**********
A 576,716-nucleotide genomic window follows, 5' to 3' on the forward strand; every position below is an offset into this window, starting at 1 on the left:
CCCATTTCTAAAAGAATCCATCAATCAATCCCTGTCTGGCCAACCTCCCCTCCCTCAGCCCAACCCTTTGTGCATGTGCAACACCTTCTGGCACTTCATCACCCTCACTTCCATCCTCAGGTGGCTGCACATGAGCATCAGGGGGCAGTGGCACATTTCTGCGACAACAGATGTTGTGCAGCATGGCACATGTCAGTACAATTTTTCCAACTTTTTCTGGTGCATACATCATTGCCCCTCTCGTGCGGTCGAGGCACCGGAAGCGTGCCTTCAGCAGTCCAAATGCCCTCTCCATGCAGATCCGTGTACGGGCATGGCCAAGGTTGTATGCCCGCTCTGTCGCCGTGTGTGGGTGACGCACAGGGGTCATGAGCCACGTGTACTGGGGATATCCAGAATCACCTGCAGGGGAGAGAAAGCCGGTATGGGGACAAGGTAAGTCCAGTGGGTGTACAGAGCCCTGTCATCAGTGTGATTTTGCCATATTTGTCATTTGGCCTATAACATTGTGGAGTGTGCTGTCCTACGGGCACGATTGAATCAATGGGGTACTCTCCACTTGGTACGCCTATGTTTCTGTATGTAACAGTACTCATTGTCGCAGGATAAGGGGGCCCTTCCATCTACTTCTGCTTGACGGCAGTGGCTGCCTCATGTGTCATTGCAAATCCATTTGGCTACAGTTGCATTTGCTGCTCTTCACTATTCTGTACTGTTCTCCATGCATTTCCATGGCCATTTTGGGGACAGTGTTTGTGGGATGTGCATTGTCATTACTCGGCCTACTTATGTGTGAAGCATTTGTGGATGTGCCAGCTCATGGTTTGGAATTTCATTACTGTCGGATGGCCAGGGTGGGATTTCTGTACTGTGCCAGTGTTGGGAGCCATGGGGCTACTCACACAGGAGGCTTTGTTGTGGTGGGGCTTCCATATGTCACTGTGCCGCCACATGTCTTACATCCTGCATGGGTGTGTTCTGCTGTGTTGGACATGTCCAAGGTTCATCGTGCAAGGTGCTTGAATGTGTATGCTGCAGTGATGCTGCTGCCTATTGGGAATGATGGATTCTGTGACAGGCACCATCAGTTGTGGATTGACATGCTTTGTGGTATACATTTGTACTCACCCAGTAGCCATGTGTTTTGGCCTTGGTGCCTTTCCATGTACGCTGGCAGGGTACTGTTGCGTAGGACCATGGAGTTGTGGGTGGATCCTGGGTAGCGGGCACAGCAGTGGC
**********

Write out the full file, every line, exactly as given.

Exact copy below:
A 576,716-nucleotide genomic window follows, 5' to 3' on the forward strand; every position below is an offset into this window, starting at 1 on the left:
CCCATTTCTAAAAGAATCCATCAATCAATCCCTGTCTGGCCAACCTCCCCTCCCTCAGCCCAACCCTTTGTGCATGTGCAACACCTTCTGGCACTTCATCACCCTCACTTCCATCCTCAGGTGGCTGCACATGAGCATCAGGGGGCAGTGGCACATTTCTGCGACAACAGATGTTGTGCAGCATGGCACATGTCAGTACAATTTTTCCAACTTTTTCTGGTGCATACATCATTGCCCCTCTCGTGCGGTCGAGGCACCGGAAGCGTGCCTTCAGCAGTCCAAATGCCCTCTCCATGCAGATCCGTGTACGGGCATGGCCAAGGTTGTATGCCCGCTCTGTCGCCGTGTGTGGGTGACGCACAGGGGTCATGAGCCACGTGTACTGGGGATATCCAGAATCACCTGCAGGGGAGAGAAAGCCGGTATGGGGACAAGGTAAGTCCAGTGGGTGTACAGAGCCCTGTCATCAGTGTGATTTTGCCATATTTGTCATTTGGCCTATAACATTGTGGAGTGTGCTGTCCTACGGGCACGATTGAATCAATGGGGTACTCTCCACTTGGTACGCCTATGTTTCTGTATGTAACAGTACTCATTGTCGCAGGATAAGGGGGCCCTTCCATCTACTTCTGCTTGACGGCAGTGGCTGCCTCATGTGTCATTGCAAATCCATTTGGCTACAGTTGCATTTGCTGCTCTTCACTATTCTGTACTGTTCTCCATGCATTTCCATGGCCATTTTGGGGACAGTGTTTGTGGGATGTGCATTGTCATTACTCGGCCTACTTATGTGTGAAGCATTTGTGGATGTGCCAGCTCATGGTTTGGAATTTCATTACTGTCGGATGGCCAGGGTGGGATTTCTGTACTGTGCCAGTGTTGGGAGCCATGGGGCTACTCACACAGGAGGCTTTGTTGTGGTGGGGCTTCCATATGTCACTGTGCCGCCACATGTCTTACATCCTGCATGGGTGTGTTCTGCTGTGTTGGACATGTCCAAGGTTCATCGTGCAAGGTGCTTGAATGTGTATGCTGCAGTGATGCTGCTGCCTATTGGGAATGATGGATTCTGTGACAGGCACCATCAGTTGTGGATTGACATGCTTTGTGGTATACATTTGTACTCACCCAGTAGCCATGTGTTTTGGCCTTGGTGCCTTTCCATGTACGCTGGCAGGGTACTGTTGCGTAGGACCATGGAGTTGTGGGTGGATCCTGGGTAGCGGGCACAGCAGTGGC